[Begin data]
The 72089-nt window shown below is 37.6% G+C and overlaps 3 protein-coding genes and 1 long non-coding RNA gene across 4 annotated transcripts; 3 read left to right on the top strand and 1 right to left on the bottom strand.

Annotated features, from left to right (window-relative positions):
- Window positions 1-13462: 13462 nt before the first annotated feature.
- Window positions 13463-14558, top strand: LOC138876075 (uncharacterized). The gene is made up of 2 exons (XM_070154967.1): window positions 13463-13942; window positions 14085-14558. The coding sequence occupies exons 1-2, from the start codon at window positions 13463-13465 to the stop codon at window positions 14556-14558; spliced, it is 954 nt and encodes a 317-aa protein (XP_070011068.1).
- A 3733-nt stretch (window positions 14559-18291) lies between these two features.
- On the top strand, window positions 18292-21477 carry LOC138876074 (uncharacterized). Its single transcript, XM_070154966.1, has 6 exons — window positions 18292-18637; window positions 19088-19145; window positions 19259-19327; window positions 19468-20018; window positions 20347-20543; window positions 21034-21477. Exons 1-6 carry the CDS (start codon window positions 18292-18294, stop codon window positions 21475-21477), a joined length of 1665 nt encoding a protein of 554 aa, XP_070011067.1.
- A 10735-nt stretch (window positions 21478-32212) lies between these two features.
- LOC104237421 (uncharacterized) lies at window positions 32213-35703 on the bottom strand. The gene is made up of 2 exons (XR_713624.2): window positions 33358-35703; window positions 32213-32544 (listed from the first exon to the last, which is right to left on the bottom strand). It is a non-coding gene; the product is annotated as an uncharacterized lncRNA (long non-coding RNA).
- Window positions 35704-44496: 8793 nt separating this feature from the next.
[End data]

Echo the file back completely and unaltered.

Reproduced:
The 72089-nt window shown below is 37.6% G+C and overlaps 3 protein-coding genes and 1 long non-coding RNA gene across 4 annotated transcripts; 3 read left to right on the top strand and 1 right to left on the bottom strand.

Annotated features, from left to right (window-relative positions):
- Window positions 1-13462: 13462 nt before the first annotated feature.
- Window positions 13463-14558, top strand: LOC138876075 (uncharacterized). The gene is made up of 2 exons (XM_070154967.1): window positions 13463-13942; window positions 14085-14558. The coding sequence occupies exons 1-2, from the start codon at window positions 13463-13465 to the stop codon at window positions 14556-14558; spliced, it is 954 nt and encodes a 317-aa protein (XP_070011068.1).
- A 3733-nt stretch (window positions 14559-18291) lies between these two features.
- On the top strand, window positions 18292-21477 carry LOC138876074 (uncharacterized). Its single transcript, XM_070154966.1, has 6 exons — window positions 18292-18637; window positions 19088-19145; window positions 19259-19327; window positions 19468-20018; window positions 20347-20543; window positions 21034-21477. Exons 1-6 carry the CDS (start codon window positions 18292-18294, stop codon window positions 21475-21477), a joined length of 1665 nt encoding a protein of 554 aa, XP_070011067.1.
- A 10735-nt stretch (window positions 21478-32212) lies between these two features.
- LOC104237421 (uncharacterized) lies at window positions 32213-35703 on the bottom strand. The gene is made up of 2 exons (XR_713624.2): window positions 33358-35703; window positions 32213-32544 (listed from the first exon to the last, which is right to left on the bottom strand). It is a non-coding gene; the product is annotated as an uncharacterized lncRNA (long non-coding RNA).
- Window positions 35704-44496: 8793 nt separating this feature from the next.